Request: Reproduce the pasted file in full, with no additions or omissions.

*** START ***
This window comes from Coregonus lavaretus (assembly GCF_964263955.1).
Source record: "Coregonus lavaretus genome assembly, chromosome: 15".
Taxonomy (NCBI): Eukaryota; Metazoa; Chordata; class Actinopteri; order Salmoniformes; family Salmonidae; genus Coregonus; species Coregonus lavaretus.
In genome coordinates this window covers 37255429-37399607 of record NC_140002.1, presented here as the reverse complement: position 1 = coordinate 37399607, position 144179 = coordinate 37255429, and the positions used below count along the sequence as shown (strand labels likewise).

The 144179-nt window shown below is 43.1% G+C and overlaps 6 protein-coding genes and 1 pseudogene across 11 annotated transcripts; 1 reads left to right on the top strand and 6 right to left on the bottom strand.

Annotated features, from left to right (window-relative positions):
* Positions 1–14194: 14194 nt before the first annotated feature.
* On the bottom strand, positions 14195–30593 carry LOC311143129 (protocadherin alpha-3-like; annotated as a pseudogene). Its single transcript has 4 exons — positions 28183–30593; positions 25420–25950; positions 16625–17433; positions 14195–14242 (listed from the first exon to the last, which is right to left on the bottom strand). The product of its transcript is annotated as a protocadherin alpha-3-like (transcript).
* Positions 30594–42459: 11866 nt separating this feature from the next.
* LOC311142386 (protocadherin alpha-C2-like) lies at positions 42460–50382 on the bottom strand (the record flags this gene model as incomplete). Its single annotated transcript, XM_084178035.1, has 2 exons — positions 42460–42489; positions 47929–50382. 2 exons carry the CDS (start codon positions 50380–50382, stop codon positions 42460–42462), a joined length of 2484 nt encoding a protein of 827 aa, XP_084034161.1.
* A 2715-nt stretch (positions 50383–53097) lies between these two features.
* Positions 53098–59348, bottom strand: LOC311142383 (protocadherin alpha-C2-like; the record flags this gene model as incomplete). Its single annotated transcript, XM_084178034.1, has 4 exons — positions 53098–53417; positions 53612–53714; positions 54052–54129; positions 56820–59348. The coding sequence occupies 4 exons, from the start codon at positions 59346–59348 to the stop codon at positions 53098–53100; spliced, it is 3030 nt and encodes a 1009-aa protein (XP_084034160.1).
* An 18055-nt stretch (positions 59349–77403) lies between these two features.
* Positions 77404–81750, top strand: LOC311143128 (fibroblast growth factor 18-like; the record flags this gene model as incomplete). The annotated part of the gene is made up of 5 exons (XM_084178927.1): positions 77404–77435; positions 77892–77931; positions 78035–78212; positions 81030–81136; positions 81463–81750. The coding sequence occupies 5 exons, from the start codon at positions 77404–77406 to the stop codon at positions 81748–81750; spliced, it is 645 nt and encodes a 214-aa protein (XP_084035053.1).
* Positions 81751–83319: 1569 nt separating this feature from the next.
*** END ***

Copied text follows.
This window comes from Coregonus lavaretus (assembly GCF_964263955.1).
Source record: "Coregonus lavaretus genome assembly, chromosome: 15".
Taxonomy (NCBI): Eukaryota; Metazoa; Chordata; class Actinopteri; order Salmoniformes; family Salmonidae; genus Coregonus; species Coregonus lavaretus.
In genome coordinates this window covers 37255429-37399607 of record NC_140002.1, presented here as the reverse complement: position 1 = coordinate 37399607, position 144179 = coordinate 37255429, and the positions used below count along the sequence as shown (strand labels likewise).

The 144179-nt window shown below is 43.1% G+C and overlaps 6 protein-coding genes and 1 pseudogene across 11 annotated transcripts; 1 reads left to right on the top strand and 6 right to left on the bottom strand.

Annotated features, from left to right (window-relative positions):
* Positions 1–14194: 14194 nt before the first annotated feature.
* On the bottom strand, positions 14195–30593 carry LOC311143129 (protocadherin alpha-3-like; annotated as a pseudogene). Its single transcript has 4 exons — positions 28183–30593; positions 25420–25950; positions 16625–17433; positions 14195–14242 (listed from the first exon to the last, which is right to left on the bottom strand). The product of its transcript is annotated as a protocadherin alpha-3-like (transcript).
* Positions 30594–42459: 11866 nt separating this feature from the next.
* LOC311142386 (protocadherin alpha-C2-like) lies at positions 42460–50382 on the bottom strand (the record flags this gene model as incomplete). Its single annotated transcript, XM_084178035.1, has 2 exons — positions 42460–42489; positions 47929–50382. 2 exons carry the CDS (start codon positions 50380–50382, stop codon positions 42460–42462), a joined length of 2484 nt encoding a protein of 827 aa, XP_084034161.1.
* A 2715-nt stretch (positions 50383–53097) lies between these two features.
* Positions 53098–59348, bottom strand: LOC311142383 (protocadherin alpha-C2-like; the record flags this gene model as incomplete). Its single annotated transcript, XM_084178034.1, has 4 exons — positions 53098–53417; positions 53612–53714; positions 54052–54129; positions 56820–59348. The coding sequence occupies 4 exons, from the start codon at positions 59346–59348 to the stop codon at positions 53098–53100; spliced, it is 3030 nt and encodes a 1009-aa protein (XP_084034160.1).
* An 18055-nt stretch (positions 59349–77403) lies between these two features.
* Positions 77404–81750, top strand: LOC311143128 (fibroblast growth factor 18-like; the record flags this gene model as incomplete). The annotated part of the gene is made up of 5 exons (XM_084178927.1): positions 77404–77435; positions 77892–77931; positions 78035–78212; positions 81030–81136; positions 81463–81750. The coding sequence occupies 5 exons, from the start codon at positions 77404–77406 to the stop codon at positions 81748–81750; spliced, it is 645 nt and encodes a 214-aa protein (XP_084035053.1).
* Positions 81751–83319: 1569 nt separating this feature from the next.